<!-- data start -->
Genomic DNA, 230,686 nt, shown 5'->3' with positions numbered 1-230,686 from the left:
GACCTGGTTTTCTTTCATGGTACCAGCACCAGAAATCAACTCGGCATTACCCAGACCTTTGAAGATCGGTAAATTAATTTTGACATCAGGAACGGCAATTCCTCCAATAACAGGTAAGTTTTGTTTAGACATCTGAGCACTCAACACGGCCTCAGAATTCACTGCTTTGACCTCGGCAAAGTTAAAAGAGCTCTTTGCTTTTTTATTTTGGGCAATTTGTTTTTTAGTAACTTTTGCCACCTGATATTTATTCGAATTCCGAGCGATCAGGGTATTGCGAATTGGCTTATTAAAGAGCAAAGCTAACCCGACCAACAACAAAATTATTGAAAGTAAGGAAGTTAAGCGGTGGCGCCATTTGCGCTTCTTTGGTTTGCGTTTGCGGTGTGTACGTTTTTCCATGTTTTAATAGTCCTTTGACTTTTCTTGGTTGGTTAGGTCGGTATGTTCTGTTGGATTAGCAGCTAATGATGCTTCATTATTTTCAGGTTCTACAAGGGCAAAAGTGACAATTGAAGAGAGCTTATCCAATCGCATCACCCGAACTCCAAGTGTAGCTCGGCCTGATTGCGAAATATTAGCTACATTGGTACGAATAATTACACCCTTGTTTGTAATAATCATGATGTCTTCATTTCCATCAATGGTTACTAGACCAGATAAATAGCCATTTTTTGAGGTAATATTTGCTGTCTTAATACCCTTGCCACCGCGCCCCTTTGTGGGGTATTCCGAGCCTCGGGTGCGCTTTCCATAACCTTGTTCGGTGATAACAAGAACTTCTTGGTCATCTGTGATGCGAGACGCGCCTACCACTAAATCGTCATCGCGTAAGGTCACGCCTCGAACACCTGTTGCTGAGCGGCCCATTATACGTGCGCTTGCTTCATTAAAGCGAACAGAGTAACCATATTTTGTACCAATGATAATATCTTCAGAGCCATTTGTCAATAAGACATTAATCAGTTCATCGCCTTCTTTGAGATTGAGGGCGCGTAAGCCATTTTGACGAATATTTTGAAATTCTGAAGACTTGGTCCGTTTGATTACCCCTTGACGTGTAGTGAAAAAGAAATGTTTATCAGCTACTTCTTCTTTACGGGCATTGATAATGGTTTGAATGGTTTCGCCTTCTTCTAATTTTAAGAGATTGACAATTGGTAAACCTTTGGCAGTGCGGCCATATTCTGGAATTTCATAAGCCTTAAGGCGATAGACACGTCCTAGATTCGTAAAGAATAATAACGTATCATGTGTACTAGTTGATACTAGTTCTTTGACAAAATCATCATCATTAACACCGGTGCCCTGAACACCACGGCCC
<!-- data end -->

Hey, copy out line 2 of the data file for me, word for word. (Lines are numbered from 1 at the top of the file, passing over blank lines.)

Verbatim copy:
GACCTGGTTTTCTTTCATGGTACCAGCACCAGAAATCAACTCGGCATTACCCAGACCTTTGAAGATCGGTAAATTAATTTTGACATCAGGAACGGCAATTCCTCCAATAACAGGTAAGTTTTGTTTAGACATCTGAGCACTCAACACGGCCTCAGAATTCACTGCTTTGACCTCGGCAAAGTTAAAAGAGCTCTTTGCTTTTTTATTTTGGGCAATTTGTTTTTTAGTAACTTTTGCCACCTGATATTTATTCGAATTCCGAGCGATCAGGGTATTGCGAATTGGCTTATTAAAGAGCAAAGCTAACCCGACCAACAACAAAATTATTGAAAGTAAGGAAGTTAAGCGGTGGCGCCATTTGCGCTTCTTTGGTTTGCGTTTGCGGTGTGTACGTTTTTCCATGTTTTAATAGTCCTTTGACTTTTCTTGGTTGGTTAGGTCGGTATGTTCTGTTGGATTAGCAGCTAATGATGCTTCATTATTTTCAGGTTCTACAAGGGCAAAAGTGACAATTGAAGAGAGCTTATCCAATCGCATCACCCGAACTCCAAGTGTAGCTCGGCCTGATTGCGAAATATTAGCTACATTGGTACGAATAATTACACCCTTGTTTGTAATAATCATGATGTCTTCATTTCCATCAATGGTTACTAGACCAGATAAATAGCCATTTTTTGAGGTAATATTTGCTGTCTTAATACCCTTGCCACCGCGCCCCTTTGTGGGGTATTCCGAGCCTCGGGTGCGCTTTCCATAACCTTGTTCGGTGATAACAAGAACTTCTTGGTCATCTGTGATGCGAGACGCGCCTACCACTAAATCGTCATCGCGTAAGGTCACGCCTCGAACACCTGTTGCTGAGCGGCCCATTATACGTGCGCTTGCTTCATTAAAGCGAACAGAGTAACCATATTTTGTACCAATGATAATATCTTCAGAGCCATTTGTCAATAAGACATTAATCAGTTCATCGCCTTCTTTGAGATTGAGGGCGCGTAAGCCATTTTGACGAATATTTTGAAATTCTGAAGACTTGGTCCGTTTGATTACCCCTTGACGTGTAGTGAAAAAGAAATGTTTATCAGCTACTTCTTCTTTACGGGCATTGATAATGGTTTGAATGGTTTCGCCTTCTTCTAATTTTAAGAGATTGACAATTGGTAAACCTTTGGCAGTGCGGCCATATTCTGGAATTTCATAAGCCTTAAGGCGATAGACACGTCCTAGATTCGTAAAGAATAATAACGTATCATGTGTACTAGTTGATACTAGTTCTTTGACAAAATCATCATCATTAACACCGGTGCCCTGAACACCACGGCCC